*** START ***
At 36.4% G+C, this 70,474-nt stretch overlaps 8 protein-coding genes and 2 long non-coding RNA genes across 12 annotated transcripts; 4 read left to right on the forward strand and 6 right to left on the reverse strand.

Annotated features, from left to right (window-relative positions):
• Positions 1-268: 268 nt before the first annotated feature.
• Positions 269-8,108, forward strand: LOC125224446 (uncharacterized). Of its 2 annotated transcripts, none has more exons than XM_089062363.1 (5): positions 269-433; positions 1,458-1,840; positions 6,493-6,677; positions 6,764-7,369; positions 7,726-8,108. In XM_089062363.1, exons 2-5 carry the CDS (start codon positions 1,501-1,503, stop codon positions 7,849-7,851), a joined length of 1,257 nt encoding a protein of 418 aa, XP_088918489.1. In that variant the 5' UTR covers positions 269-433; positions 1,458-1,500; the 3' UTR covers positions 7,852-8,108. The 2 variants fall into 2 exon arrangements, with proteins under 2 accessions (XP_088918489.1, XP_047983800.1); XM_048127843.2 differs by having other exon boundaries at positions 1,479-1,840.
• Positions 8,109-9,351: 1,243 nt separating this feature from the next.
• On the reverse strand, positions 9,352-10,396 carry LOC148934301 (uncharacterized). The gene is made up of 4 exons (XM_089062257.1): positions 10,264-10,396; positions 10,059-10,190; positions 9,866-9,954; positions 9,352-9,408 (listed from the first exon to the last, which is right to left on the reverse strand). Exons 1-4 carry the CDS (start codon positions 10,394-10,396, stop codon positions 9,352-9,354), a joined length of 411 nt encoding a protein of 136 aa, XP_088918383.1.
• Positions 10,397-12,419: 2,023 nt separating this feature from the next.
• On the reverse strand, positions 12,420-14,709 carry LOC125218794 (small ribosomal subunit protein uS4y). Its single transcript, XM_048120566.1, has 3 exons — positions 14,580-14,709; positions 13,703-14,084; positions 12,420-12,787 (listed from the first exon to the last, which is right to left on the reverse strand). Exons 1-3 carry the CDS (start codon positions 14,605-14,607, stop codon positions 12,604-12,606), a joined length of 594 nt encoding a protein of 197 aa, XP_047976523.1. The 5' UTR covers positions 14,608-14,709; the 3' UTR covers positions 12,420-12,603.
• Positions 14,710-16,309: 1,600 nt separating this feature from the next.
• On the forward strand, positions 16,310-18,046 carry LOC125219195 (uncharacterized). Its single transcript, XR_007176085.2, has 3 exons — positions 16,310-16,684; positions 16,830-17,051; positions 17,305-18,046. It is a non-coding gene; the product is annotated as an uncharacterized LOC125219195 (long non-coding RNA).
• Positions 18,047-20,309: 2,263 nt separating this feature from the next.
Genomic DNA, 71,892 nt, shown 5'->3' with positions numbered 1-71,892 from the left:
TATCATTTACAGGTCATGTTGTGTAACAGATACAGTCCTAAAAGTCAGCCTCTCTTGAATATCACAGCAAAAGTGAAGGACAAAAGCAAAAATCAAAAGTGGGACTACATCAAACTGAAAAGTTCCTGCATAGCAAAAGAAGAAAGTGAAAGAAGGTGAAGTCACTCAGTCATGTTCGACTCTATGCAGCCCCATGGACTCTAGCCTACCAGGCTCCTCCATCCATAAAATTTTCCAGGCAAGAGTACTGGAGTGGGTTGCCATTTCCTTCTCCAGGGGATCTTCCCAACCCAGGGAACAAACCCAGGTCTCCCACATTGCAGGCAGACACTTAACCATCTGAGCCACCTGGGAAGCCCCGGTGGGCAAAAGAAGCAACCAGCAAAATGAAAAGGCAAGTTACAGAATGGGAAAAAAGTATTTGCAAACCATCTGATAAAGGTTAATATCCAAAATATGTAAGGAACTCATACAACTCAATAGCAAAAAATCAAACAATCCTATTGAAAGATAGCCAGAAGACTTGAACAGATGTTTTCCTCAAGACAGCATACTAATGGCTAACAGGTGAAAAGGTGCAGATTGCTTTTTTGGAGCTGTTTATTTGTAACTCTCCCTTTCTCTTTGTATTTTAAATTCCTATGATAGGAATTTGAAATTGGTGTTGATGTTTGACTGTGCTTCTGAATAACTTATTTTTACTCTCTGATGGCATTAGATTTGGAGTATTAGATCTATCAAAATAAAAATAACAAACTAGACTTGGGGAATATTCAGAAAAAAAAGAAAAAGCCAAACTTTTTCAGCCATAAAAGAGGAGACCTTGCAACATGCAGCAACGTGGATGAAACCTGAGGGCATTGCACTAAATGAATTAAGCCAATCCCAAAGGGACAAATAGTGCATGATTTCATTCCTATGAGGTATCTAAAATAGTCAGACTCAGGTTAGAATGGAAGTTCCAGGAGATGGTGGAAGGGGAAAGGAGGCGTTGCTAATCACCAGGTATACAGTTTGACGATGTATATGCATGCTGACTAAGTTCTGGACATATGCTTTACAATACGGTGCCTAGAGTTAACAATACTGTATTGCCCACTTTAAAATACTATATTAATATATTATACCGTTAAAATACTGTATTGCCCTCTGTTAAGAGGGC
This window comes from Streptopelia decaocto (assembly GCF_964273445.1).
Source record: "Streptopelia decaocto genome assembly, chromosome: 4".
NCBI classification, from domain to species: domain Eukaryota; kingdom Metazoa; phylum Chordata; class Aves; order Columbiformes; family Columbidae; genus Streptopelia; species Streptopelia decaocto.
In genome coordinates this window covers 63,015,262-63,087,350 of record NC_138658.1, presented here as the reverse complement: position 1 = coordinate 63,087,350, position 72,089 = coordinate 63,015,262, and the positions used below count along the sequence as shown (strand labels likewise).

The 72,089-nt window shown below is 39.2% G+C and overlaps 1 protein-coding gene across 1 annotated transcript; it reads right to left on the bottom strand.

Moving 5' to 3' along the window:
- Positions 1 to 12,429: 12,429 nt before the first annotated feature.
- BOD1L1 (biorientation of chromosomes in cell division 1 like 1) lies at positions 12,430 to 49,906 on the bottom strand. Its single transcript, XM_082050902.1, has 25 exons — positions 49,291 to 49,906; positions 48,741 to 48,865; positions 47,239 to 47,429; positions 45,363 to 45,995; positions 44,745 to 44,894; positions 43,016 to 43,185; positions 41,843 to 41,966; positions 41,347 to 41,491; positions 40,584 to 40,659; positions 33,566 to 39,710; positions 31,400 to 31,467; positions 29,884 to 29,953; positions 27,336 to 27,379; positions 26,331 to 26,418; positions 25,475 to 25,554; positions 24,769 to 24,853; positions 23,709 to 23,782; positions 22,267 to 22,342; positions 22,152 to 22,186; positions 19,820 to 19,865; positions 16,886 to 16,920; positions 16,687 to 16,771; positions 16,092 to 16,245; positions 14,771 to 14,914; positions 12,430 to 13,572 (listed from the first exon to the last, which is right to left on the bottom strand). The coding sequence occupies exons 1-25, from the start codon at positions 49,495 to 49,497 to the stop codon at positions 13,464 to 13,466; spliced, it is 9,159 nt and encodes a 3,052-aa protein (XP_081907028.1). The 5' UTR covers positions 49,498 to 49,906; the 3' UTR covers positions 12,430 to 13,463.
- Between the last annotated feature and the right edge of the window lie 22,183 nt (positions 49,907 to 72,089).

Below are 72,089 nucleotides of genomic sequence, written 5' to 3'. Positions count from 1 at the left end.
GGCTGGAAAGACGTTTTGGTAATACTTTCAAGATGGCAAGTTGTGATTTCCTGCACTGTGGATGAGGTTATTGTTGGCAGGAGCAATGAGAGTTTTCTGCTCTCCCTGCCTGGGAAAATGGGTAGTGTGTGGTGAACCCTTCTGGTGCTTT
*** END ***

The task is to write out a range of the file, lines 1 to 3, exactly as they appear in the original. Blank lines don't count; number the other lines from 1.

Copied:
At 36.4% G+C, this 70,474-nt stretch overlaps 8 protein-coding genes and 2 long non-coding RNA genes across 12 annotated transcripts; 4 read left to right on the forward strand and 6 right to left on the reverse strand.

Annotated features, from left to right (window-relative positions):
• Positions 1-268: 268 nt before the first annotated feature.